The Inflation Reduction Act of 2022, which President Biden signed into law on Aug. 16, has important implications for Medicare beneficiaries, but the new benefits don’t all hit at once. Here’s a look at what to expect—and when.
Drug price negotiations
For the first time, the federal government can now negotiate prices for some drugs under Medicare. When the Medicare Modernization Act of 2003 was passed, it established Medicare Part D (prescription drug coverage), but it also included a controversial provision that forbade the government from negotiating with drug makers for the best prices. (Medicaid and the Department of Veterans Affairs are permitted to negotiate prices.)
The “noninterference clause,” which was heavily written by the pharmaceutical industry, was a bargaining chip used to attract “market-oriented Republican votes” for the bill, according to a report in Health Affairs. In short, “the drug lobby worked hard to ensure Medicare wouldn’t be allowed to cut into the profits which would flow to big Pharma thanks to millions of new customers delivered to them by Part D,” noted the National Committee to Preserve Social Security & Medicare.
This new bill allows some negotiation, but it isn’t going to be simple or quick. The law says that Medicare can negotiate the prices of just 10 drugs in 2026. Those must be brand name or biologic drugs that do not have generic or biosimilar competitors. Further, the drugs must have already been on the market for at least seven to 13 years (small-molecule drugs and biologics, respectively.) Medicare will be able to negotiate the prices for 15 more drugs in 2027, another 15 in 2028 (the first year it can negotiate for drugs that are covered under Part B Medicare instead of Part D), and then 20 per year starting in 2029.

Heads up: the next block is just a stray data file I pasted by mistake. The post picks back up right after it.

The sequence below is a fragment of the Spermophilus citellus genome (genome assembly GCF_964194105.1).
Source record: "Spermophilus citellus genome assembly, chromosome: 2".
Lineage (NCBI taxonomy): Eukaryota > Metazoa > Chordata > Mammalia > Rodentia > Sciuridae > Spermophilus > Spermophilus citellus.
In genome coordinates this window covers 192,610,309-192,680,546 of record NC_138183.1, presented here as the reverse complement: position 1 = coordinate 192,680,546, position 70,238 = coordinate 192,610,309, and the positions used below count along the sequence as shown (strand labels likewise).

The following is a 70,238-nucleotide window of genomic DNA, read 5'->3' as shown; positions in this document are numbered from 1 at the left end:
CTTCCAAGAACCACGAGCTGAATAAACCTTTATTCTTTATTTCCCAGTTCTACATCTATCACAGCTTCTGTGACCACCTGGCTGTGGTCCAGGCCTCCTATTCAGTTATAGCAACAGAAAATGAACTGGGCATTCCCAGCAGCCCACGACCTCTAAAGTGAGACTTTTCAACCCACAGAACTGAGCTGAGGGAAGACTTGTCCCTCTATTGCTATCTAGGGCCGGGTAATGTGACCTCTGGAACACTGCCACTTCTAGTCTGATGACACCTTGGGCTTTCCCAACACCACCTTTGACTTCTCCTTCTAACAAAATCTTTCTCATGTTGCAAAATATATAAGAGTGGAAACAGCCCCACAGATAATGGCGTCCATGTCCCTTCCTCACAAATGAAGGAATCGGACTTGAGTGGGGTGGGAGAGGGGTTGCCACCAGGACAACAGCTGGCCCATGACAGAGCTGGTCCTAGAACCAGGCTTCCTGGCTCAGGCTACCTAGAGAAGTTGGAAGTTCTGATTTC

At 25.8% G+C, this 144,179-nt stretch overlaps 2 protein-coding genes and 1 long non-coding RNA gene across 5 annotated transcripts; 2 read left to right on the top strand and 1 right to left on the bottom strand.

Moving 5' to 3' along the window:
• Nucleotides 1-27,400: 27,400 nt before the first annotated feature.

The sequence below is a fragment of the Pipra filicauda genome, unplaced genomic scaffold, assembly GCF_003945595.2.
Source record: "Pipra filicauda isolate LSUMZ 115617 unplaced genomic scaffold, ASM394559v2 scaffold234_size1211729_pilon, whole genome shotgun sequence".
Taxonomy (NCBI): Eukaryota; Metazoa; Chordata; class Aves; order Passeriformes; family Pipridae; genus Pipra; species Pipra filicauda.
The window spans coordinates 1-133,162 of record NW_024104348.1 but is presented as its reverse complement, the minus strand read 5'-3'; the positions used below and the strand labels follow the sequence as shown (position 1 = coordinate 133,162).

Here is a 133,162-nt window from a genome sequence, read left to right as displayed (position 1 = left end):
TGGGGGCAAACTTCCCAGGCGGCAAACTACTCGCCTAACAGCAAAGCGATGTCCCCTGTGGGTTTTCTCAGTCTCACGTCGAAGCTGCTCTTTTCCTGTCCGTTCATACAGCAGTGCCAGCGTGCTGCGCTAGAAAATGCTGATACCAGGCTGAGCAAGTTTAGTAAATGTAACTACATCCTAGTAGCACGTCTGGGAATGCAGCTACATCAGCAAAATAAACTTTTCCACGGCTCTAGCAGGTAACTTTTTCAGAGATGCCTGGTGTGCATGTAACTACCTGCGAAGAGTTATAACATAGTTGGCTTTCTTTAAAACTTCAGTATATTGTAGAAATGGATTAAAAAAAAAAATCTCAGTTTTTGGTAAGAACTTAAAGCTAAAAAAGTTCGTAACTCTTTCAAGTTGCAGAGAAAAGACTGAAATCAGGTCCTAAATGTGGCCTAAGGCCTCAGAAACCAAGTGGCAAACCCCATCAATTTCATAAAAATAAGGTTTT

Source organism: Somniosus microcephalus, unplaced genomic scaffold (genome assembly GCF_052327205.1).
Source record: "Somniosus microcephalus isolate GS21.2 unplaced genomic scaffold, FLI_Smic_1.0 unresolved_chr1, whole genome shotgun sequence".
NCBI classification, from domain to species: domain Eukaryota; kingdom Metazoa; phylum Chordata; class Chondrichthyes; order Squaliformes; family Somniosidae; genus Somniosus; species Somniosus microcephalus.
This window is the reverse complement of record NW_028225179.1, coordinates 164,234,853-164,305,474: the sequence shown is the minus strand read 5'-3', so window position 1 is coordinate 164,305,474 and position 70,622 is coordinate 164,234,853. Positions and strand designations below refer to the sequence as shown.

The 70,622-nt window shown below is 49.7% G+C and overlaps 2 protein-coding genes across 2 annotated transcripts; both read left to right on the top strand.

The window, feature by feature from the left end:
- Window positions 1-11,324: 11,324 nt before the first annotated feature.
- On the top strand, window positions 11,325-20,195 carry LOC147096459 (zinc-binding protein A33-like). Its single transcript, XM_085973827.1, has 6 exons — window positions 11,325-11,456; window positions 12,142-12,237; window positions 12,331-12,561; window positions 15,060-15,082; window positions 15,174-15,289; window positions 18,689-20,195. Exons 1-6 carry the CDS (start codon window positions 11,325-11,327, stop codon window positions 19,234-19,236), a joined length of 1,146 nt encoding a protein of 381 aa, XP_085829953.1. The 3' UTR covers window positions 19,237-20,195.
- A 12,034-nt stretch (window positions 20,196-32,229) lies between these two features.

Critics argue that allowing the federal government to negotiate prices will stifle innovation, but the nonpartisan Congressional Budget Office estimates that the new regulations will result in a decrease of just 1 percent of new drugs over the next 30 years. The pharmaceutical industry is not the only source of new drug development: Universities develop about one-third of new drugs.
Rebates for prices that exceed inflation
Drug makers increase their prices every January, but in 2023, they’ll be facing a new restriction: If those price increases exceed the rate of inflation, the drug manufacturers will have to pay rebates to Medicare. This regulation will affect about half of the drugs that Medicare covers. This is a win for Medicare, but not a loss for the drug makers, who will likely shift any lost profits onto people with private insurance or no insurance.
The Medicare Part D inflation rebate goes into effect on Oct. 1, 2022, and the Part B goes into effect in the first quarter of 2023. (Part B covers drugs that are administered by a health-care provider or through medical equipment at home. Part D covers the prescriptions you fill at the pharmacy.)
Cap on out-of-pocket spending
In perhaps the biggest win for Medicare beneficiaries, the law caps yearly out-of-pocket spending on prescription drugs. It does so in two steps. In 2024, it will eliminate coinsurance above the catastrophic threshold. (In 2022, Medicare beneficiaries pay 5 percent of all costs after they spend $7,050.)
But the real change comes in 2025, when all out-of-pocket drug spending will be capped at $2,000 per year. No one on Medicare will have to spend more than $2,000 per year on covered medications. This change will be particularly beneficial for people who take high-cost medications for conditions such as autoimmune diseases, cancer, hepatitis C, or multiple sclerosis. That cost can be broken into monthly payments.
Capped insulin, vaccine costs
Under the new law, starting in 2023, insulin will cost no more than $35 a month for Medicare beneficiaries. (The provision to cap the cost of insulin for all insured Americans was stripped from the bill.) The law also removes any costs for vaccinations for Medicare beneficiaries.
Delays drug rebate rule
The Act delays implementation of the drug rebate rule that was scheduled to go into effect in 2026. The rule eliminates the anti-kickback safe harbor protections for prescription drug rebates negotiated between drug manufacturers and pharmacy benefit managers or health plan sponsors in Medicare Part D. This rule, which is expected to increase Medicare spending and premiums paid by beneficiaries, is now pushed back to 2032. The nonpartisan Congressional Budget Office reported in 2019 that the rule would increase federal spending by $177 billion through 2029 as a result of “an increase in premiums and drugmakers implementing a chargeback system where they withhold some of the discounts they previously negotiated with payers.”
Winners and losers
For those on Medicare, this new law will help—in some cases dramatically. For Americans who are privately insured, expect the cost of your prescription drugs to increase as the pharmaceutical companies pass the costs on to you.